In today’s episode, our guest is Brandon Miller, a certified Immigration Consultant with ICCRC and is the founder of Maple Immigration Services. Brandon is passionate about everything immigration and enjoys helping people come to Canada and seeing that they get integrated into the country. He has worked as a settlement counselor, a volunteer to the regulatory body, and a teacher at a local college where he enjoys teaching and mentoring new immigration students. He is the author of the Second Passport, which outlines this system and introduces the idea and benefits of a Second Passport in Canada.
[5:00]Why should we listen to you?
I’ve been helping people come to Canada for about ten years. But outside of that, I’ve gone through the system myself. I’m a seventh-generation Canadian, and a lot of people think like, “Oh, what does he know about immigrating to Canada?” I went through the process myself because I sponsored my wife. I understand the stress and frustration from that perspective.
[7:03]What was the itch to teach?
When I got into my early 30s, I found out that I didn’t like what I was doing. I was making pretty good money, and I had a pretty good life, but I didn’t like what I was doing. I enjoyed law, and I came across immigration by mistake. It was a nice mix because it combined legal training, international experience, and different things.
[8:06] One of the things that I wanted to do with Second Passport is that I wanted to open this up to people and take away the financial constraints. I’ve had this idea of giving people the option to the service, do it themselves, do it with some help, or have me do it for them. I’m pretty much ahead of the curve in my industry to do that here because nobody else is offering that option.
[9:06] What’s one thing people don’t even consider when immigrating to Canada?
What people are looking at, they don’t understand how easy it is, especially now we have monumental and generational quotas that we’ve opened up here for people to come to Canada. But from an American perspective, there are many benefits in terms of health care which is the number one thing that I hear and the retirement childcare benefits. I’ve heard things from some people to like the environmental argument.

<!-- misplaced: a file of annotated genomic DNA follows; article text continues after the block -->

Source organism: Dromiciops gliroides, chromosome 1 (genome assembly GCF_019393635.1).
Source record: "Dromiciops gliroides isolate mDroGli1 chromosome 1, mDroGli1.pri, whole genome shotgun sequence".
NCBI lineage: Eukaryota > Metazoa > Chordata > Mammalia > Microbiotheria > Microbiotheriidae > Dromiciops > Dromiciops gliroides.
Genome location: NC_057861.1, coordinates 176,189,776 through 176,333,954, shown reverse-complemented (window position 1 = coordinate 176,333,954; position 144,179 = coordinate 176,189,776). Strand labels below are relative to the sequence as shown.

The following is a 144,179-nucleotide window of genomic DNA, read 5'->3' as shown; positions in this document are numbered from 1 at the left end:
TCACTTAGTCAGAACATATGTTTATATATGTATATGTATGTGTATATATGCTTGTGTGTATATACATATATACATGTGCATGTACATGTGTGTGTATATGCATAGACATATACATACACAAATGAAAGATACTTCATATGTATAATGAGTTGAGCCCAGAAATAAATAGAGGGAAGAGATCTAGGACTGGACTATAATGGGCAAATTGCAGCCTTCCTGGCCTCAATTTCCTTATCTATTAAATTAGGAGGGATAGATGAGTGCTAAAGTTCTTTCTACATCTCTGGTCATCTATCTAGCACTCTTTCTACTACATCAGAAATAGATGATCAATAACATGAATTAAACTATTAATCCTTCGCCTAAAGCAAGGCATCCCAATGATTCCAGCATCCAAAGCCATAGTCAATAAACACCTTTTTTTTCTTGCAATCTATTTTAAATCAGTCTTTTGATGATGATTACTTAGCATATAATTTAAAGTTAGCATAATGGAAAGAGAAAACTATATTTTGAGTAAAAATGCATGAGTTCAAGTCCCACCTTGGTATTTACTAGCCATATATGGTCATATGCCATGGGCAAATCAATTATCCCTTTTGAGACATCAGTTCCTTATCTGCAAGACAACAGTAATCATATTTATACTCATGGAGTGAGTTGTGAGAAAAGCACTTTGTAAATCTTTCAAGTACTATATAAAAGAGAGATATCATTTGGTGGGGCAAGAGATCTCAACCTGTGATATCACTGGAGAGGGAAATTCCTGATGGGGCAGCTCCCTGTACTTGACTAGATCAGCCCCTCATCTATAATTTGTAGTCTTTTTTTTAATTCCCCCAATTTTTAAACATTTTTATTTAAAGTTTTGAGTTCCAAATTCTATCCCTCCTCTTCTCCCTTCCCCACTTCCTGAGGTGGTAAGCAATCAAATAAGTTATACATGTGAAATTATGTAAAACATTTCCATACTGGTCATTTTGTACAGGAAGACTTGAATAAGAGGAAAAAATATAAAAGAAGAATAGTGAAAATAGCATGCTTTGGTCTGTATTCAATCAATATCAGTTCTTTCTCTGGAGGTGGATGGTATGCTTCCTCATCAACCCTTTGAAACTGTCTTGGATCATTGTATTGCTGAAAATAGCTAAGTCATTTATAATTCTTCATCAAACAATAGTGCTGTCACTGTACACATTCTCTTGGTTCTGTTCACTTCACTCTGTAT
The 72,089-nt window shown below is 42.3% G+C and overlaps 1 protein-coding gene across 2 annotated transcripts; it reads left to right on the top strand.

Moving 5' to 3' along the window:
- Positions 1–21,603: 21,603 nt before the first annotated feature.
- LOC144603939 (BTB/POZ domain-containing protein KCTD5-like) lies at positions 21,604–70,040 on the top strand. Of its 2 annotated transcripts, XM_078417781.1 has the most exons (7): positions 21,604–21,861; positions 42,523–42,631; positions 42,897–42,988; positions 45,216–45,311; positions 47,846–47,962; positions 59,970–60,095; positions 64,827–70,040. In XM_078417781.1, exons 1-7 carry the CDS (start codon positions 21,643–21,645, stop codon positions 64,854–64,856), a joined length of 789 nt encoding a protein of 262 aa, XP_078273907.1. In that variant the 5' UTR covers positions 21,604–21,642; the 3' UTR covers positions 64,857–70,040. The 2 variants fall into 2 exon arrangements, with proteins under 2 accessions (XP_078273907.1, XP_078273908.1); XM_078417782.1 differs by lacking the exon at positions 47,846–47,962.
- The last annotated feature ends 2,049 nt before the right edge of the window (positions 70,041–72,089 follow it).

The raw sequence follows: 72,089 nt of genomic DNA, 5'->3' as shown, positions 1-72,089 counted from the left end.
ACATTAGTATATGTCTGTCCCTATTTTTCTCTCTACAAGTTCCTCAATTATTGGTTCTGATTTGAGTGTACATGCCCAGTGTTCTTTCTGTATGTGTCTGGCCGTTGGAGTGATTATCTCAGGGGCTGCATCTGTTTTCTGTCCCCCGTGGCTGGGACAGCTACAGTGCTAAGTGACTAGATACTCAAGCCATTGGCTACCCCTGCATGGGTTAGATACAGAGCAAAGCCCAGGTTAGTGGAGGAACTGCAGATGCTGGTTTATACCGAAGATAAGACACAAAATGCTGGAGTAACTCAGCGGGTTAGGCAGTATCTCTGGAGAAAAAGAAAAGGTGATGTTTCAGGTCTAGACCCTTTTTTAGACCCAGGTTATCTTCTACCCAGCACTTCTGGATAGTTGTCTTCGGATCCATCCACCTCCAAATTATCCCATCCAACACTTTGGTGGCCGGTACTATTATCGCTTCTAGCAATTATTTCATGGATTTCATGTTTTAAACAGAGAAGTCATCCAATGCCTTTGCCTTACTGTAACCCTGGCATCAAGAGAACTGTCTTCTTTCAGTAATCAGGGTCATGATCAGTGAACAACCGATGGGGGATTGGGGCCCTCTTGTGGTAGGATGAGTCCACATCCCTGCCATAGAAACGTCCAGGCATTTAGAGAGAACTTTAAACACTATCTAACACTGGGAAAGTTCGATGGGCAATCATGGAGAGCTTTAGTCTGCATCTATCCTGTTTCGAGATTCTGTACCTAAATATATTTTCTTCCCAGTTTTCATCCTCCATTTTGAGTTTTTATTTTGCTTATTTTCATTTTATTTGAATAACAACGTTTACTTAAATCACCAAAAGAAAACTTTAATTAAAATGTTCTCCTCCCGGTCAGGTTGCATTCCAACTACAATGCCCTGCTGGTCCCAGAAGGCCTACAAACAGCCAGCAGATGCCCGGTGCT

[10:42]What many people are doing is planning in terms of health care. That’s the number one thing that I hear, and I really want to stay away from all the election stuff, but you’ll see it in the news all the time.
[12:27]What’s the heart behind why you want to help people have access to Canada?
First of all, the government, Canada’s running a Ponzi scheme. The reason is that we need younger people to be able to support the benefits that we have, like health care, the retirement benefits, and all of that stuff.
[13:06] The government wants people here because of the sustainability to continue with the system, which is having younger people that are working, the tax base, etc. What many people don’t understand is that immigrant bases and people shifting to different countries are shrinking. We’ll start to see this in about 2065. Canada is sitting quite well in terms of being able to attract talent and whatnot.
[14:19] Personally, I see myself as a nation builder where I’m bringing in people who will form the next generation. I could go on for hours of the incredible people that I’ve brought to this country. There are many people that want to change and move and come to different places around the world. Canada is one of those top destinations. It’s a very culturally diverse place, and we have the same freedom that we have in the western world anywhere else, and there are also significant benefits.
[16:19]Why do you think Canadians are nicer people?